Canada bans Boeing's 737 MAX; U.S. now the last major country where it can fly

Canada's aviation authorities grounded Boeing's 737 MAX jets today, leaving the U.S. as the last major air travel market where they can fly. Two of the brand-new airliners have crashed, killing hundreds of travelers.

(UPDATE: Trump grounded it in the U.S., with a tweet.)

The UK, the European Union, China, Australia and India are among the countries that have suspended the Boeing 737 Max from their airspace.

However, the US Federal Aviation Administration said a review had showed "no systemic performance issues" and that there was no basis for grounding the aircraft.

On Wednesday, the chief executive of Ethiopian Airlines, Tewolde Gebremariam, told the BBC that all 737 Max aircraft worldwide should be grounded until the causes of the crash were known.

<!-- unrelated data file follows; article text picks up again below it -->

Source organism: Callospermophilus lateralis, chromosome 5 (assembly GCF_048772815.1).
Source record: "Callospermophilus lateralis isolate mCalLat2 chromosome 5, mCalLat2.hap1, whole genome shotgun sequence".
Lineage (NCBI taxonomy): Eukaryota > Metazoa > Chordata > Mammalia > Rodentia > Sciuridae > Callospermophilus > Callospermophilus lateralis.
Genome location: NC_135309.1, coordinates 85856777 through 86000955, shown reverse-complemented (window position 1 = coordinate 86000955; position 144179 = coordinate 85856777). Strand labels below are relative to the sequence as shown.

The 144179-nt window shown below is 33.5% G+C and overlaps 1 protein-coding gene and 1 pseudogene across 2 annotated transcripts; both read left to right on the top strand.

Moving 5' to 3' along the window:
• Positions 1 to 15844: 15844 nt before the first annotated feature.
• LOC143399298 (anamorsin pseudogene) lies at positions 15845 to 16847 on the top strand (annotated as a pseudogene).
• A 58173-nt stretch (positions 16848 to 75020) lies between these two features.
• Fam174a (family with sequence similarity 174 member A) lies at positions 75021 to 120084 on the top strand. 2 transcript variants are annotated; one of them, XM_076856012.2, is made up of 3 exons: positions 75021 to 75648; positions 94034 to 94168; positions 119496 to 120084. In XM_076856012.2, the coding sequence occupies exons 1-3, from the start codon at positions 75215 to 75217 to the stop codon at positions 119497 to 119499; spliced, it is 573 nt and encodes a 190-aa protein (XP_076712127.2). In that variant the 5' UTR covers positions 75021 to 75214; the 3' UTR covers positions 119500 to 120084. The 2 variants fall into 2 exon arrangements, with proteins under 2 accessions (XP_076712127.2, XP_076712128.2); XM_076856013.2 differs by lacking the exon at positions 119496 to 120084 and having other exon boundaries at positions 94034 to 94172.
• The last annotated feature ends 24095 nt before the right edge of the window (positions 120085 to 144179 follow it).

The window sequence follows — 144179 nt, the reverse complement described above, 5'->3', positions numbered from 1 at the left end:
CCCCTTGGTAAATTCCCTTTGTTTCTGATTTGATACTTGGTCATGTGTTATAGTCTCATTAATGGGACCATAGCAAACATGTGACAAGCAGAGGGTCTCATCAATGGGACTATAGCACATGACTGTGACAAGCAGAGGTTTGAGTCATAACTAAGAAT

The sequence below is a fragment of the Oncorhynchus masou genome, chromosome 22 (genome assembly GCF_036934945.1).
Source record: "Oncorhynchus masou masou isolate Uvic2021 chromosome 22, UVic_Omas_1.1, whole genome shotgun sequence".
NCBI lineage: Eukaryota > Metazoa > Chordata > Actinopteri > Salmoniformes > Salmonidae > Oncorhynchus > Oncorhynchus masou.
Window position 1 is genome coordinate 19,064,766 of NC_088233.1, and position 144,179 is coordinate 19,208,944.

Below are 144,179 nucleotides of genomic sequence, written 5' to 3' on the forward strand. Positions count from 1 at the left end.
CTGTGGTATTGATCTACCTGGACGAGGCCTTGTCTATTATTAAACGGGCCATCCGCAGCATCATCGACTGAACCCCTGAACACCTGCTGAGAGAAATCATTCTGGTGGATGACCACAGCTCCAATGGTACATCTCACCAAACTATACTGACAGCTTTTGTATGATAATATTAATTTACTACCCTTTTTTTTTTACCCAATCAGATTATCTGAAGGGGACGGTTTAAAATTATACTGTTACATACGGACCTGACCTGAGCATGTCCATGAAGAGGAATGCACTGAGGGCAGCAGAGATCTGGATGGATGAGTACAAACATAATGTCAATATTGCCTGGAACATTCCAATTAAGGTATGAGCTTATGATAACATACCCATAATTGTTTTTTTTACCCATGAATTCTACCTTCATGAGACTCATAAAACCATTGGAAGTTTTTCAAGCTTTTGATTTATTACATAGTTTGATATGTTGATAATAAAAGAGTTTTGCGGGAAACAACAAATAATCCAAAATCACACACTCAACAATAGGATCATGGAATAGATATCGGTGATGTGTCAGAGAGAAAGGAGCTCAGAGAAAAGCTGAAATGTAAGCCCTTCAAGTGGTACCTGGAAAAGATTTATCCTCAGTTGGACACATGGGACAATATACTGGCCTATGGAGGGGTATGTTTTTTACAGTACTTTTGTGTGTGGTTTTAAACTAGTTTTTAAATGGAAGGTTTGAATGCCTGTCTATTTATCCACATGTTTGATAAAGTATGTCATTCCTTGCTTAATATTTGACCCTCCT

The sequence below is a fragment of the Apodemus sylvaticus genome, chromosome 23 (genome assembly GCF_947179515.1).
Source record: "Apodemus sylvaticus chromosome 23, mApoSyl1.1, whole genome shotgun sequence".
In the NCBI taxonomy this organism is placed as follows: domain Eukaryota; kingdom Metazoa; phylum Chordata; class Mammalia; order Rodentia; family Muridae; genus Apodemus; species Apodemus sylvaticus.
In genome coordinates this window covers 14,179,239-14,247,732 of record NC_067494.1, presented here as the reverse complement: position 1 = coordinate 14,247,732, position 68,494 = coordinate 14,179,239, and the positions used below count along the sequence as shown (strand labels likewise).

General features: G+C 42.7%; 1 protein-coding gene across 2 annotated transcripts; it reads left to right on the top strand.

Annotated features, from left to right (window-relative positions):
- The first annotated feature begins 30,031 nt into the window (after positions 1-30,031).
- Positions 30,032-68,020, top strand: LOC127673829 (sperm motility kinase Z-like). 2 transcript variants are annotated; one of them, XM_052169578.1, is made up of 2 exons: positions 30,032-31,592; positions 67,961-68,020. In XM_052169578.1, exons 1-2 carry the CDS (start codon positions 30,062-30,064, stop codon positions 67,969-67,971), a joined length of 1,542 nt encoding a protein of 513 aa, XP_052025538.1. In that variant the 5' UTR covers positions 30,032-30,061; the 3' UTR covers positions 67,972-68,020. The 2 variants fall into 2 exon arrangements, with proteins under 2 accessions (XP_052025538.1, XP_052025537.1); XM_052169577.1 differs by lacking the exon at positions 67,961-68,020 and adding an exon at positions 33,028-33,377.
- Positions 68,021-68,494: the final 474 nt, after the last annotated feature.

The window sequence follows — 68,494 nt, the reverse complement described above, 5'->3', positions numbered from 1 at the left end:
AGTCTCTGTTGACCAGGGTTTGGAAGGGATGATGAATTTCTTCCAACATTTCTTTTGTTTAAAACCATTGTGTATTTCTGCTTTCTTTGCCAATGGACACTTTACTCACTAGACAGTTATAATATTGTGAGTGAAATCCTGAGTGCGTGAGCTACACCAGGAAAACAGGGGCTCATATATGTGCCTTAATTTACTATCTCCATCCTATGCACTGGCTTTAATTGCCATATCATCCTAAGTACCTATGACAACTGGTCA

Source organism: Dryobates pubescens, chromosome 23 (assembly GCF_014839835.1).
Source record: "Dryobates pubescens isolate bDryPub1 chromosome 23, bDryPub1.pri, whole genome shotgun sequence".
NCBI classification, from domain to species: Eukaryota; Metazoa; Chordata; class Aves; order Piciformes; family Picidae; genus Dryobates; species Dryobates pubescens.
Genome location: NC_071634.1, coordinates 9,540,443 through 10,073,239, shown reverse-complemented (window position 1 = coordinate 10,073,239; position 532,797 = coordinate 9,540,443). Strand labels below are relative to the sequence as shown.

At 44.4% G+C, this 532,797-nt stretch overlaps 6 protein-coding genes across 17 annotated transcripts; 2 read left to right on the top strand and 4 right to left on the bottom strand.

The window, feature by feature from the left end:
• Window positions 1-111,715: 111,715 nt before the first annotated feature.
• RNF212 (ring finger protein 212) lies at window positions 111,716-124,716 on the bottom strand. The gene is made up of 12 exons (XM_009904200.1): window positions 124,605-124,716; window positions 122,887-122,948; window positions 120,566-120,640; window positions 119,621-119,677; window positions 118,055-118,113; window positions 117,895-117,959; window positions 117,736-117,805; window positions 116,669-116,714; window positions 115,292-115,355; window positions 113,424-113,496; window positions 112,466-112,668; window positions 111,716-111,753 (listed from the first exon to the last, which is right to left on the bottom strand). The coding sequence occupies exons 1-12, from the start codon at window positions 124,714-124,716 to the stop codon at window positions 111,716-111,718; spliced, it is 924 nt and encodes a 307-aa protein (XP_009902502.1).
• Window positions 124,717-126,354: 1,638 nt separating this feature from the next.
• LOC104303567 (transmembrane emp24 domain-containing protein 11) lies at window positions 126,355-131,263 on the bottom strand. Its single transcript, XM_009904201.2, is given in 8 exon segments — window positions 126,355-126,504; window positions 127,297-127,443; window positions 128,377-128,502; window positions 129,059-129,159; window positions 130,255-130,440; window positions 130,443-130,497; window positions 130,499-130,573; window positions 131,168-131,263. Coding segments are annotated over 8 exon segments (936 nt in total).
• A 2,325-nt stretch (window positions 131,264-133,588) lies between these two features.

Meanwhile, it has emerged that pilots in the US had complained about problems controlling the Boeing 737 Max 8 during take-off, echoing difficulties that contributed to the fatal Lion Air crash in Indonesia last October.

Boeing's seeming regulatory capture of the FAA is bad news: it undermines public trust in aviation (which is extremely safe) for the sake of one company's short-term economic interests. Even if no more of its deathliners fall out the sky, that erosion of trust will lead to conspiracy theories and explosive ignorance when it sits and rots in the dark places of the internet.

Previously: Airline pilots have been complaining for months about Boeing's deathliner